quite different from the man’s. The subject of her father was one of
those upon which she had received much enlightenment. She had learned
that the highest regard and the deepest love were quite consistent with
a consciousness of certain incurable weaknesses, and a toleration that
in other circumstances would have been something like contempt. Probably
nobody but a woman can ever understand this extraordinary mingling of
sentiment. A man is naturally indignant and angry to think that his
sublime self should ever be the object of this unimpassioned
consciousness of defect, though no doubt his sentiment towards his
womankind is of the same mingled character: but in the woman’s mind it
takes away nothing from the attraction, and little from the respect with
which she regards her man. Perhaps it even adds to his attraction, as
making the intercourse more interesting, and bringing all the varieties
of her being into play.
This gave to Elsie an almost tragic sense of the necessity of preserving
her father’s peace of mind at all hazards. When she came to think the
whole matter over, and to realise what Rodie’s view of the subject was,
her mind took a new opening. She took up the Bible which was on her
table, and read over the parable of the unjust steward, with this new
light upon it. She had not, by some chance, heard her father’s sermon on
the subject, and she was not very clear as to how it was that the man
was commended for his falsehood, nor did she enter upon that view of the
question. Was there something good in it, as Rodie seemed to think,
diminishing the burdens of the poor, trying to save those who were
struggling, and could not answer for themselves? Elsie, in the silence,
shook her young head with its curls over that idea. She had no
pretension of knowing better than her teachers and elders. She did not
think, because she did not understand, that therefore the Lord who
commended the unjust steward must be wrong. She took the matter plainly,
without penetrating its other meaning. Was it good, or right, or
excusable, a sin that one could forgive to one’s father that he should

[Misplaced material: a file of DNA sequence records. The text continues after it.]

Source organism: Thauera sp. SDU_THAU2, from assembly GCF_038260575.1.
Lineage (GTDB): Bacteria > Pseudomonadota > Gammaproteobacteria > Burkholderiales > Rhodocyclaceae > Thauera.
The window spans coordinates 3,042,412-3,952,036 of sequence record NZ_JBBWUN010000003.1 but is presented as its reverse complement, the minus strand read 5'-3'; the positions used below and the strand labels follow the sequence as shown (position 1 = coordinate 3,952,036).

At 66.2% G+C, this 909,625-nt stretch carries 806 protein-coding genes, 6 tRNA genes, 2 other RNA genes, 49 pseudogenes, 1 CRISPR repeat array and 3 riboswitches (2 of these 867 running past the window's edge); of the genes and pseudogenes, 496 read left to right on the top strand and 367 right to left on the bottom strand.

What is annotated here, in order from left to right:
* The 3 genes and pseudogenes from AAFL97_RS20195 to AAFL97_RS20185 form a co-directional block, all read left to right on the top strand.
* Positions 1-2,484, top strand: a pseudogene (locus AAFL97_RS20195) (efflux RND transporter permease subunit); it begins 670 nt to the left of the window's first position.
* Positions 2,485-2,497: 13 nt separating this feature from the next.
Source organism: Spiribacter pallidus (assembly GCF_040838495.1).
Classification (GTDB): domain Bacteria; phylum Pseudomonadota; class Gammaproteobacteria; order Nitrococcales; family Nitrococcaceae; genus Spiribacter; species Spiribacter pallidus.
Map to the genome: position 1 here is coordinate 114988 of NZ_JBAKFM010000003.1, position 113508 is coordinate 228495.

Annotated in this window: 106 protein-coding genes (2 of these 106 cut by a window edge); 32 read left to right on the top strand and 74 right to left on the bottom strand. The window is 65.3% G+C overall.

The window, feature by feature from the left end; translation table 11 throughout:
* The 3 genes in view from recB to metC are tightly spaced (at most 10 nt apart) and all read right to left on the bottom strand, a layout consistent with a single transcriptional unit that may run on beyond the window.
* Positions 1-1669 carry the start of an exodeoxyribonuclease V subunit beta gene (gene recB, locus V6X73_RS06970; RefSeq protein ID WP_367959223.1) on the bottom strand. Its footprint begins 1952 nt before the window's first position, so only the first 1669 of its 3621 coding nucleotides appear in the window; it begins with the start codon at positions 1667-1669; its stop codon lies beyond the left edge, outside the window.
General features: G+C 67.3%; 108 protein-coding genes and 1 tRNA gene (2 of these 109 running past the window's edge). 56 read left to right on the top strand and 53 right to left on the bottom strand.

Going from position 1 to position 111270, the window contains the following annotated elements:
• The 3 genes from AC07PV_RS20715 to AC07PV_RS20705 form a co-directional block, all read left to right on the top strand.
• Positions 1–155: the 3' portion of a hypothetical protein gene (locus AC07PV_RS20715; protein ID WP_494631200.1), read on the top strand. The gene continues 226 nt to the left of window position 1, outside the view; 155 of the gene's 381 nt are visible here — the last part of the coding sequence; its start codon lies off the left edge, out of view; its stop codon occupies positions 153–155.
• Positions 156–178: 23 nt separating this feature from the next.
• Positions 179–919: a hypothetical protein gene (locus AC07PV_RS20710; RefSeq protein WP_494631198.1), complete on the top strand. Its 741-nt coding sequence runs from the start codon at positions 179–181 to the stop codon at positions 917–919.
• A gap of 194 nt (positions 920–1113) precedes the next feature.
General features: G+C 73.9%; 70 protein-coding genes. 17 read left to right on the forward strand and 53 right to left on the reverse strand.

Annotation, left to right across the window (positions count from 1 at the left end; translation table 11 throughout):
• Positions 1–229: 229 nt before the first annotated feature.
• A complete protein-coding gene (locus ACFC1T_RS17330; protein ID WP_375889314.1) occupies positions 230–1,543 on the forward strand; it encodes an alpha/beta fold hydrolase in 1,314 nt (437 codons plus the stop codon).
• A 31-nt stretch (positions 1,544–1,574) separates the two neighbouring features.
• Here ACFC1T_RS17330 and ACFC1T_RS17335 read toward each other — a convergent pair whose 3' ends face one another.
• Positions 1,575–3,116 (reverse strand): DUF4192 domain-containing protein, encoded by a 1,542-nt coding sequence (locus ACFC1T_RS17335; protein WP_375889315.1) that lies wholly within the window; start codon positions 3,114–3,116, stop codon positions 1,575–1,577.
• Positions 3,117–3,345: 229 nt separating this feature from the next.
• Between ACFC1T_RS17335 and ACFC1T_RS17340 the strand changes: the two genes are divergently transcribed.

do this? Rodie seemed to think so. He said he would rather his father
had done a wrong thing like that than many right things. Elsie began to
cry, dropping hot tears on her Bible, all alone, not understanding, in
the midst of the silence and the night. No, no, not that. It would not
be so bad, perhaps, as if he had done it for himself. To save the
Horsburghs and the Aitkens from ruin, even at the expense of a lie, of
teaching them to lie—- Oh no, no, Elsie cried, the tears pouring over
her Bible. It might not be so bad in one way, but it was worse in
another. It was dictating a lie to others as well as uttering it
himself. Was papa guilty of that? Was that what it meant, that struggle
long ago, the questioning and the self-conflict? Oh no, no, she cried to
herself, oh no, no! Neither for himself, neither for others could he
have done that. And yet what did it mean?
There is a point beyond which such a question cannot go. She had no way
of settling it. The doubt burned her like fire, it penetrated her heart
like a knife: but at last she was obliged, baffled, exhausted, and
heart-broken, to leave it alone. Perhaps she never would know what the
real meaning was, either of the parable in the book or the still more
urgent parable of human conduct here half revealed to her. But there was
at least something that she could understand, the old lesson of the
house, the teaching of her childhood, to guard her father from all
assault, from anything that could disturb his mind or his life. It was
not the simple formula now of not making a noise lest it should disturb
papa. It was something a great deal more important, not so easily
understood, not so easy to perform, but still more absolute and binding.